Subscriptions are here to stay
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We choose something to buy. We pay for it. It turns up. We use it. This certainly true to a lot of things we buy. However, we also buy things that cost us something every month. The usual suspects here – energy, phone, council tax – have been this way for at least as long as we have been paying for them. This is a very consumer-oriented thing. We have also bought things for a fixed price and pay them off over several years – usually the bigger purchases – cars and houses.
A few years ago, the phone industry changed a little bit. At the end of my last contract, I was offered a two-part purchase plan. First was the phone price – which was fixed – and I would be paying that off over several years. Second was the airtime price. I pay this for the length of the contract and then after that for as long as I want to. They had separated out the hardware and airtime. It was a fixed price purchase and a subscription.
Then software companies started to do this. Instead of buying the CD with a generic office suite on it, we now have a generic office subscription. We have access to the software for as long as we pay the monthly.
And then cars manufacturers got in on it. We can now get a car on a subscription. We get the car as long as we pay the monthly. They are even trialling subscription services on car features. Trial heated seats on the new car for 3 months. If we want to carry on having a nice warm bum in the winter, we pay the additional each month. Fair enough.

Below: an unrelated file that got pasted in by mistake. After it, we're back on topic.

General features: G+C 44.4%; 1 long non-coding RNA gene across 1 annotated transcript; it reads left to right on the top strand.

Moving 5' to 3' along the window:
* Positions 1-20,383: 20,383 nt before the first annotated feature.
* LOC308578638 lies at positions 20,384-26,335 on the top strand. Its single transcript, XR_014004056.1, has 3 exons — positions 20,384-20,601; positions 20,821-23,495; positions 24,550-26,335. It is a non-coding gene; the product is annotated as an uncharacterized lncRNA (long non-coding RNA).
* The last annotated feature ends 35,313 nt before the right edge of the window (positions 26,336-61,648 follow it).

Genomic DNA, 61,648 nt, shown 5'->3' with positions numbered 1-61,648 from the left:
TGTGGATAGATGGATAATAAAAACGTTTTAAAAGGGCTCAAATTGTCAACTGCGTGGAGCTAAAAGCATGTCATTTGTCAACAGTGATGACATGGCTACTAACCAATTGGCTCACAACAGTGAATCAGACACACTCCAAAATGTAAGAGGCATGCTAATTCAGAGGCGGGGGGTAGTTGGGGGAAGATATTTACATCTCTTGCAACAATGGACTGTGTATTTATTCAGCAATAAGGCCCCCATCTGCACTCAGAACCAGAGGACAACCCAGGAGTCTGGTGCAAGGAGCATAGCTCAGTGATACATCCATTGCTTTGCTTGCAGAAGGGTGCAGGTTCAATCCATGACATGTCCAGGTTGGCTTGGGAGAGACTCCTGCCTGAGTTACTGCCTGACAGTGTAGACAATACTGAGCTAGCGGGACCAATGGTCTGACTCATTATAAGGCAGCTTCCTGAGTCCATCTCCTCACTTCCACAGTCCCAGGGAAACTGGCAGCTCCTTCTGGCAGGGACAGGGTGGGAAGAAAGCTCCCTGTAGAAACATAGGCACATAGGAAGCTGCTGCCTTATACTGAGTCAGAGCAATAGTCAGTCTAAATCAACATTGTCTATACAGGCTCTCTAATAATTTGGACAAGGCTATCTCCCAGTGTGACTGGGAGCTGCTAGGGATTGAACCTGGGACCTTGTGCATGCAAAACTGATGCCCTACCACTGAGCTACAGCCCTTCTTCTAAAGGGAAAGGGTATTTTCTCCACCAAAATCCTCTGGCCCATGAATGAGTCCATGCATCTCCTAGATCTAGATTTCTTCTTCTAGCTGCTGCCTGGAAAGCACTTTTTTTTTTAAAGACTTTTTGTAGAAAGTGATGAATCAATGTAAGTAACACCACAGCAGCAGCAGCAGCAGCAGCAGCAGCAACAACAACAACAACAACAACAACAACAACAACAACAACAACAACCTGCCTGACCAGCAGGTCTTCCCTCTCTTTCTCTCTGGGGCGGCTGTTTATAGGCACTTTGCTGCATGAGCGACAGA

This is all still consumer driven. We now expect what we buy to be available as a subscription. Home security, fitness, music, TV, even dinner. We get the service for as long as we pay. Some of these have minimum terms, some of them can be cancelled at any time.
How do we bring this into the business world? Microsoft are already doing it. Salesforce have been doing it for years. We have been able to lease a car for a long time. So, it’s not new. There are however some industries where this has never really been seen. Primarily, parking.
This industry has pretty much always been the classic – choose what we want, buy it, pay for it, it turns up, people use it. Of course, the maintenance contracts have been in place for years, but the actual hardware has always been a pre-installation purchase.
It’s time we changed that. It’s time we opened the market to give more car park operators the opportunity to have high quality equipment on a subscription basis. This is “Parking as a service” and it is a new way to be a car park operator. You pay nothing up front. Just choose what solution you want, choose what features you want your customers to use and then pay a single subscription each month. If you add more functionality, you pay a bit more each month.
All of this as a single subscription.
Think of all the pay and display car parks in the UK. Think of all the machine management, cash management and enforcement management that could be removed just by installing a parking as service solution.
Think of the massively improved customer experience. Think of all the additional services you could add in. ANPR, reservations, permits, EV charging, offers and discounts. All of this on a single subscription.
To thrive in the digital age, parking operators must adapt their payment methods to align with evolving customer needs
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